When is betrayal permissible?

When is betrayal permissible

The betrayal is considered an act that violates marital duties but is not a crime. It is treated as a civil offense, leading only to the loss of inheritance rights and maintenance, known as “blame.”

However, betrayal may not be penalized if it is not the main cause of the marriage dissolution. In such cases, the unfaithful spouse retains rights to maintenance and inheritance. To demonstrate that betrayal is not the cause of the marital breakdown, the spouse must show that it was a consequence of an existing crisis.

There are situations in which betrayal is legally acceptable: when the couple has already requested or is about to request separation, when the couple is effectively separated, when the couple constantly conflicts, no longer has sexual relations, or sleeps in separate rooms, when one of the spouses has left the marital home, when one of the spouses has previously betrayed the other, making subsequent betrayal a reaction, when one of the spouses is violent towards the other.

In cases of domestic violence, the Supreme Court has ruled that physical or moral violence by one spouse results in the assignment of separation blame, regardless of any suffered betrayals. The severity of violent actions cannot be justified by the breach of the duty of fidelity, especially if this breach precedes the violent acts. This decision was issued in response to the appeal of a man accused of repeatedly mistreating his wife. Despite attempting to justify his actions with his wife’s infidelity, the Court held that the violent actions represent such a serious violation of marital duties as to justify assigning separation blame.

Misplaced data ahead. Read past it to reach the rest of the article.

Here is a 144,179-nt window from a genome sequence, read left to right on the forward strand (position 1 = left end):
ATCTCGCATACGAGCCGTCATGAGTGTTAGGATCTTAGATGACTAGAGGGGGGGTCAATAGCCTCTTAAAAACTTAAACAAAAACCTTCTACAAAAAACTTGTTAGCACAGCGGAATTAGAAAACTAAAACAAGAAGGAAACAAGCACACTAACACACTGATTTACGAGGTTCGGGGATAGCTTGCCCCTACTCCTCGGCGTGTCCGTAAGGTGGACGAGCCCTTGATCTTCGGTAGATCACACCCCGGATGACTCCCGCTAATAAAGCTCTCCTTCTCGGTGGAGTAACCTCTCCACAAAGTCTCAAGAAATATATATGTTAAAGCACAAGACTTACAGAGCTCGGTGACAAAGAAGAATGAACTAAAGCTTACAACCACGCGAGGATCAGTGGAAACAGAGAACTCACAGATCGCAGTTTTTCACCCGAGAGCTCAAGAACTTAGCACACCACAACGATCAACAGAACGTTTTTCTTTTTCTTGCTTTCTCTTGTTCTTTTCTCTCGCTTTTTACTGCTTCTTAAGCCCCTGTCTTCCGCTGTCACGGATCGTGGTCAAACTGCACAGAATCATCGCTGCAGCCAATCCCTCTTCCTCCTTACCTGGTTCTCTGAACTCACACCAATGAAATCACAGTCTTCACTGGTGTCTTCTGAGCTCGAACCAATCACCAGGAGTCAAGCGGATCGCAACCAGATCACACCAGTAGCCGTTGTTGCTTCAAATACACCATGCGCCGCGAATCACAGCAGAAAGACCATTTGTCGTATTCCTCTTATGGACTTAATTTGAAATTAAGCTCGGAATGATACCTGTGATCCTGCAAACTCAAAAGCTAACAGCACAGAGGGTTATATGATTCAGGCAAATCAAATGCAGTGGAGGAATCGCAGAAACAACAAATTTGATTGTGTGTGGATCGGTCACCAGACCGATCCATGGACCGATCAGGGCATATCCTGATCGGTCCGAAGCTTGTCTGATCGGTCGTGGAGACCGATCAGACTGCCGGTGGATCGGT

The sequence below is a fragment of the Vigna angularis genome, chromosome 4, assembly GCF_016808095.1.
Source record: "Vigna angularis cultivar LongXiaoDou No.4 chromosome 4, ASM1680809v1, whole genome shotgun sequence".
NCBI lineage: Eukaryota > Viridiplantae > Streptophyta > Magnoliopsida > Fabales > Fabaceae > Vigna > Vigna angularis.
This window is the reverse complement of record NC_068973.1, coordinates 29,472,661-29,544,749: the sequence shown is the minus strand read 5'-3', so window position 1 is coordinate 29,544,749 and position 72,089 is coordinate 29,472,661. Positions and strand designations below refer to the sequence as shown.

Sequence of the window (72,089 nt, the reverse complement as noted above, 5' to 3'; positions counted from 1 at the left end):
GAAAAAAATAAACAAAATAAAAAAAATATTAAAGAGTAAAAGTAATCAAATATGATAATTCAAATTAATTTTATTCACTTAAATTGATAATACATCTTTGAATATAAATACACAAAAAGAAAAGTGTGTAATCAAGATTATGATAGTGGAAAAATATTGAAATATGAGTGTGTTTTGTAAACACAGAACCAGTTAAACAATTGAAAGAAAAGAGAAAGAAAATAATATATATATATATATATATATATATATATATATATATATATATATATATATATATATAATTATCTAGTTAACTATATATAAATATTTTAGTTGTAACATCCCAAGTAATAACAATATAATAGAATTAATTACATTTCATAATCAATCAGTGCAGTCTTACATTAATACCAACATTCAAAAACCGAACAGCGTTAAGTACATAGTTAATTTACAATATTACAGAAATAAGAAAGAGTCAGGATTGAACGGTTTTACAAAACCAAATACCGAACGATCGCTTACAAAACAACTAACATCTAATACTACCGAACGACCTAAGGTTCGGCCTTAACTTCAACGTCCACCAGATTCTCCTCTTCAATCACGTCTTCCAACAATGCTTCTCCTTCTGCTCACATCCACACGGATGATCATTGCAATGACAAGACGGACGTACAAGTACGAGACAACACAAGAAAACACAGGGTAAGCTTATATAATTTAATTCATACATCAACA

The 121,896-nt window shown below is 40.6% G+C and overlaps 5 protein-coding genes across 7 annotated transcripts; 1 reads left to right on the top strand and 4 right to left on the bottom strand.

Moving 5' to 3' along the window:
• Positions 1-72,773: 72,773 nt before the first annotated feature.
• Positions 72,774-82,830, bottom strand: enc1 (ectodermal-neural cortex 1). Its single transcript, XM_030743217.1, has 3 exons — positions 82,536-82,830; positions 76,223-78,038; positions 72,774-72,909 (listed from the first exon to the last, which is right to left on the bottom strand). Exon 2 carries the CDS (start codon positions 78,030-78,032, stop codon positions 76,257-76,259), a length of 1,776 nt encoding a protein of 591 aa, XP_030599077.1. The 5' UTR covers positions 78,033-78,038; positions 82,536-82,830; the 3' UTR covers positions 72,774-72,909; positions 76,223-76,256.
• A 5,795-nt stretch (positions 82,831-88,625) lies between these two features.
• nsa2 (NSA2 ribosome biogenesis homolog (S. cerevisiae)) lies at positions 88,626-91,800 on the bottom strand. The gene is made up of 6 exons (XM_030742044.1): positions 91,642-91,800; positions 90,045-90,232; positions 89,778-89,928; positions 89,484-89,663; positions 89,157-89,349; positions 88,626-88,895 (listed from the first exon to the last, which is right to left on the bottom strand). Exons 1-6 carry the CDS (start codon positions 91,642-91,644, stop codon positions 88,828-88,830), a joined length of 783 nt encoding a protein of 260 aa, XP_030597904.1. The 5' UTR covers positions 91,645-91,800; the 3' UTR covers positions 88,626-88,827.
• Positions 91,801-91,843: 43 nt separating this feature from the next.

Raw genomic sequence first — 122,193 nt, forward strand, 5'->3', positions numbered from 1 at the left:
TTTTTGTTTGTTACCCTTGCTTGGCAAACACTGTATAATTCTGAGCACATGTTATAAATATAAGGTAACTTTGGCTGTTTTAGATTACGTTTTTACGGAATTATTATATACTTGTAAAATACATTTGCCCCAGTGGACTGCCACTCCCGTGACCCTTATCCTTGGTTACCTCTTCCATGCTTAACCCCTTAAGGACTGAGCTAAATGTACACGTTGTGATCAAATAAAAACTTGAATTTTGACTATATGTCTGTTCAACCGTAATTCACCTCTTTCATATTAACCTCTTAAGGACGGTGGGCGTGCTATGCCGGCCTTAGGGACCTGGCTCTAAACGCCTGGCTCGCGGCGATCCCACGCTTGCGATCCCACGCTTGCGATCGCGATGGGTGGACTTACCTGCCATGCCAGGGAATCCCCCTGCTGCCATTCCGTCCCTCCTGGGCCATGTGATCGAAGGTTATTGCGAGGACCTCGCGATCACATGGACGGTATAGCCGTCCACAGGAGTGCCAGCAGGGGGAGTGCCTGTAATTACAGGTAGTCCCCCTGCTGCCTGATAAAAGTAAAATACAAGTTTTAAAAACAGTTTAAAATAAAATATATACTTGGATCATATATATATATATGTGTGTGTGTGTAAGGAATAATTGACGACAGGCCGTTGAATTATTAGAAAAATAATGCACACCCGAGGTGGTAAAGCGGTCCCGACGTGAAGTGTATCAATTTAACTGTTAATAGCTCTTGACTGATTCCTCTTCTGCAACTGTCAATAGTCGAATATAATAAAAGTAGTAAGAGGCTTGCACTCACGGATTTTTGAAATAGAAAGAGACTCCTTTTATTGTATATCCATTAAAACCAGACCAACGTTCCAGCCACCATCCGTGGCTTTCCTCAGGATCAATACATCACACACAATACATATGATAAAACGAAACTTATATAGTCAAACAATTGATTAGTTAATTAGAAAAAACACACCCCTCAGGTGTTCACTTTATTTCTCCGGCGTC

The Supreme Court highlighted that the severity of violent actions cannot be balanced with the breach of the duty of fidelity, especially if the latter precedes the violence.

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